As the Light begins to fade

International year of light

As 2015 comes to end so too does the International Year of Light.  This event has been celebrated all over the world throughout the year by different organisations from all sectors, arts through to engineering.

For us it held special meaning as we worked with the globally renowned International Commission on Illumination (CIE) preparing films for their 28th Quadrennial Session (conference) which was held here at the University of Manchester.

Working very closely with CIE we designed two films; a promo for the event and the main film ‘A History of CIE and Light – 70,000BC- 2015’. Shown at the opening ceremony of the conference to set the scene for the lighting field and CIE’s crucial role, history and place within it. Check it out HERE.

We captured some beautiful Manchester time lapse’s and spent 35 hours filming for the promo. The final film took a staggering amount of work to complete, the research started in January 2015 and by the time June came we had done a total of 56 hours of filming, over 150 hours of editing and 102 hours of motion graphics and animation work to get it completed! And that’s not including the uniquely composed soundtrack!

We got to use our specialist camera rig for shooting cars and driving scenes. This was exciting as we had our hands on a Audi S4 for a day which was a delight to drive and the footage we came away with was excellent. You can see this in the film later on around the date 2011 when LED lighting was first used by the car industry.

Possibly the highlight for me was the visit to Thorn Lighting in Durham. An amazing space dedicated to the progression and manufacture of lighting in Britain. One of the only light manufacturers left here. This was a special place, we could feel it as soon as we went in. Huge assembly warehouse producing everything for lighting from the streets all the way to aviation. Thorn has great heritage and they also pride themselves at being involved in research, design and teaching of light technologies. The Thorn Academy of Light’s key objectives are to improve knowledge of and creativity in professional lighting and design, and deliver the ideal balance between light quality and energy efficiency. We were able to visit and film some of these advanced specially built laboratory which measure light, radiation and even radio interference.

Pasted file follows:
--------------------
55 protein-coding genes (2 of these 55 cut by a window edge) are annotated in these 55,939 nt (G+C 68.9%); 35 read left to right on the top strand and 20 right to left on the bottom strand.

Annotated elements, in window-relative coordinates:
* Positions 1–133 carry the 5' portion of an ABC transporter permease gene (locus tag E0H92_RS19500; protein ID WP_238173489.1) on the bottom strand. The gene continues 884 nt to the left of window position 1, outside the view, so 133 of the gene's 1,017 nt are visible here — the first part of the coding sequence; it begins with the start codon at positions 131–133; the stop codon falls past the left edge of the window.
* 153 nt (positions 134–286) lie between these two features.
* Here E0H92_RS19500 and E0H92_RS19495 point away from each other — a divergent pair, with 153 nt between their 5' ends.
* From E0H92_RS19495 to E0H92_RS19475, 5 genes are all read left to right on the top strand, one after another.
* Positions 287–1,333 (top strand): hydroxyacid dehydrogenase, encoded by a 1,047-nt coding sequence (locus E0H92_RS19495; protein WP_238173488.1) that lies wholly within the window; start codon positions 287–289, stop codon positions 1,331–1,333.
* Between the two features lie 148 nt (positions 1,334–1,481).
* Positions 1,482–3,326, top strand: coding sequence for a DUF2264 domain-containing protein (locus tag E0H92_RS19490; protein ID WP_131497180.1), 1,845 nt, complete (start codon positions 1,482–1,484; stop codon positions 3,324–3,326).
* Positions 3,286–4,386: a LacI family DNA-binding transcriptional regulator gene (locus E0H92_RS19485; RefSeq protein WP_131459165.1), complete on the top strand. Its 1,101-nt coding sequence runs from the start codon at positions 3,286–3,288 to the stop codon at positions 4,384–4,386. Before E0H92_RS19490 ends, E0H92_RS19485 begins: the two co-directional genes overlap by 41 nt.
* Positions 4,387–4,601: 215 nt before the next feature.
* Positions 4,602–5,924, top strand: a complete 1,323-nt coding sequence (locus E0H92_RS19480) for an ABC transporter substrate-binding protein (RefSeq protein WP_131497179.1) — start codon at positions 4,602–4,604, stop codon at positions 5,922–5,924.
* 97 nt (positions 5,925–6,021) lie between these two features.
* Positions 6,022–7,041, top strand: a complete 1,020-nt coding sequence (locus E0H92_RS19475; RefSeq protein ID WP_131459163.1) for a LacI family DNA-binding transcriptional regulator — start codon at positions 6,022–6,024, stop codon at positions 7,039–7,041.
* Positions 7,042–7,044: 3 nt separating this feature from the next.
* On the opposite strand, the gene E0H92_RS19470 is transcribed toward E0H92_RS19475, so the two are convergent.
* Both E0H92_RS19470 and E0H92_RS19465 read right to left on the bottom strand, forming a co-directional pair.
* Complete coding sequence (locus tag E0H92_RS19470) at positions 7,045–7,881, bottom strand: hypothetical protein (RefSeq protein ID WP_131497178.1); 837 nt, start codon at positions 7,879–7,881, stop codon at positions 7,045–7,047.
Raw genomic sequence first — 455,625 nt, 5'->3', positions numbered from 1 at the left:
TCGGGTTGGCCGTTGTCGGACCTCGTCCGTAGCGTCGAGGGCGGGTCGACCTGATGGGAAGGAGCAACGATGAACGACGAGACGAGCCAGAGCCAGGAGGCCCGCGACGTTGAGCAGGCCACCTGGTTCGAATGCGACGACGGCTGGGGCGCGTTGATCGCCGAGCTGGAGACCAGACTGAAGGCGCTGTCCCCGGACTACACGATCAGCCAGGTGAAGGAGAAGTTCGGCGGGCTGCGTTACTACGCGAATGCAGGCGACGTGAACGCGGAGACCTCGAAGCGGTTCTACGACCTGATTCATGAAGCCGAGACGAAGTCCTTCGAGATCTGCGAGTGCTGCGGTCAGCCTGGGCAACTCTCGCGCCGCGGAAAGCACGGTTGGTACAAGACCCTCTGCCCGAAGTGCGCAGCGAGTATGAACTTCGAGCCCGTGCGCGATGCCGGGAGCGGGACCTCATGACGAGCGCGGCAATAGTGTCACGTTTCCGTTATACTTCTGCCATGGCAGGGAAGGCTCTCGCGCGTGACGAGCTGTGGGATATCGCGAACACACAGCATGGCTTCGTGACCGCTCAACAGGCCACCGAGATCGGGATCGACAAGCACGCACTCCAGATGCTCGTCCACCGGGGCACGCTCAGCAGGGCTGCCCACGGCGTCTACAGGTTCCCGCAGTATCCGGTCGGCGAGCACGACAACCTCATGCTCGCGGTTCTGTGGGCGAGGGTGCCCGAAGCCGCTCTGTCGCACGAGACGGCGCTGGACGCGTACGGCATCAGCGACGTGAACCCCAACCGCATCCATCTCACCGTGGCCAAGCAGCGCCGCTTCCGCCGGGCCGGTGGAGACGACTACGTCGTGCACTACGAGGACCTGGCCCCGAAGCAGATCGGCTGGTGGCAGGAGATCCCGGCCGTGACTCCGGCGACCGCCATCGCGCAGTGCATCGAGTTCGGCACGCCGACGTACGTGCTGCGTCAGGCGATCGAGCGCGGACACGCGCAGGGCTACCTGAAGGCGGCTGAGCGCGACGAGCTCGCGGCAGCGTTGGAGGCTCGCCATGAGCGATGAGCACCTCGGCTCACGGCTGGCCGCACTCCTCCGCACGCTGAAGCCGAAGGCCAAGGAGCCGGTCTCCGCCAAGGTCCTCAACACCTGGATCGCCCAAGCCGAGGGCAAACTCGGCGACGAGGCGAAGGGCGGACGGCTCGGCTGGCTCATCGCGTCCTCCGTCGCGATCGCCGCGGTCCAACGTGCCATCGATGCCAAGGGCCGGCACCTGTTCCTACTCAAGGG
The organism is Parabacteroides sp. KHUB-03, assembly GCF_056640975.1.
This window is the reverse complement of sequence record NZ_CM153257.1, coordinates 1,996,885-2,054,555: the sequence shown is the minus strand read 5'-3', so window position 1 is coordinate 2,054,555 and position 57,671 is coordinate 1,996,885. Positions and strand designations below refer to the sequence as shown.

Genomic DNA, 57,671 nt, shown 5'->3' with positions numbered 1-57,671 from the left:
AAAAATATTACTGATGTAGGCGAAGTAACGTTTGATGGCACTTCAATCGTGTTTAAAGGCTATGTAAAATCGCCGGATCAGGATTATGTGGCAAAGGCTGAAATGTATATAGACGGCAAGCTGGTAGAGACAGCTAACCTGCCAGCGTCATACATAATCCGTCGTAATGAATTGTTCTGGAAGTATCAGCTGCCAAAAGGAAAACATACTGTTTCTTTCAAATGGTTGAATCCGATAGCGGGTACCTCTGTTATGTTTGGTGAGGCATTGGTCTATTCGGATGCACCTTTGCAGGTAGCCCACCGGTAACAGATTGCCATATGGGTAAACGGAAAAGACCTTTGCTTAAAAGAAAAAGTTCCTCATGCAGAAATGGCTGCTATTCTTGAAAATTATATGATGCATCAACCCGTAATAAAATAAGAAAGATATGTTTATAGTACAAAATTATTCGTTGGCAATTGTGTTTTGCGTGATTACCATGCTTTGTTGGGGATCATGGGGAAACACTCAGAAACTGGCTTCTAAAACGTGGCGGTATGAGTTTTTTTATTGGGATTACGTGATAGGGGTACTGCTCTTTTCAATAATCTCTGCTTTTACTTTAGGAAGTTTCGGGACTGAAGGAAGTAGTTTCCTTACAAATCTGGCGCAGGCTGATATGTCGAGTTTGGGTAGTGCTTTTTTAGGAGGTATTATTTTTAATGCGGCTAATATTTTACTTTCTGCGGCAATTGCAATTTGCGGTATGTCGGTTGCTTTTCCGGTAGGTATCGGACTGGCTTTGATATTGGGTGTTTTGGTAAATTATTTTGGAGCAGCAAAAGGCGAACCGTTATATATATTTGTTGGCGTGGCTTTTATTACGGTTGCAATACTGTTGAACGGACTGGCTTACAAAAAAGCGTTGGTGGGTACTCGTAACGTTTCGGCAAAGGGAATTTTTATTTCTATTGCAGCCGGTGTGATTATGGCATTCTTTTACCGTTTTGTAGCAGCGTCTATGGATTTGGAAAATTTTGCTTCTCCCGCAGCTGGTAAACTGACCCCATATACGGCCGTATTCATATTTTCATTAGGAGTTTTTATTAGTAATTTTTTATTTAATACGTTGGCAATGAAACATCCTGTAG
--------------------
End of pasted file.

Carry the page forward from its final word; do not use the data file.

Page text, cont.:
‘A History of CIE and Light – 70,000BC- 2015’ starts at the beginning to show the first primitive lighting devices which were hollow rocks soaked in animal fat at around 70,000BC all the way to modern LEDs used today.

The light invention timeline includes great people such as Nicola Tesla and his invention of neon lighting. Other visionaries like Howard Woodward a Canadian who actually invented the Light Bulb.
The timeline is tied together by animated light tunnel which guides the viewer through all the eras of lighting. This is Interwoven with all the history of CIE dating back to 1911 to show their creation, progression, advancements and integral role in the history of lighting.

We were so lucky to get such a great education and deeper understanding of the lighting industry. Being able to work closely with Scientists and engineers doing some of the acclaimed research at the fore front of light and its intricacies. We had the pleasure of working with the chairman of CIE UK Nigel Pollard, CIE President Prof. Ann Webb and Dr Andrew Smedley from University of Manchester. All who are very experienced light designers, engineers and atmospheric scientists.

Another interesting piece of tech from the early years is a ‘fish lamp’. Which was a large sardine with a reed pushed through it! Crazy but genius! This was used in 30,000 BC due to its high oil content it would burn slowly and for a long period of time.

Due to snagging this incredible piece of work and the fact that we are such a small, local company, we also had an article published in the official magazine of the Greater Manchester Chamber of Commerce featuring our work!

 

 

Sept 2015 GM Chamber of Commerce Article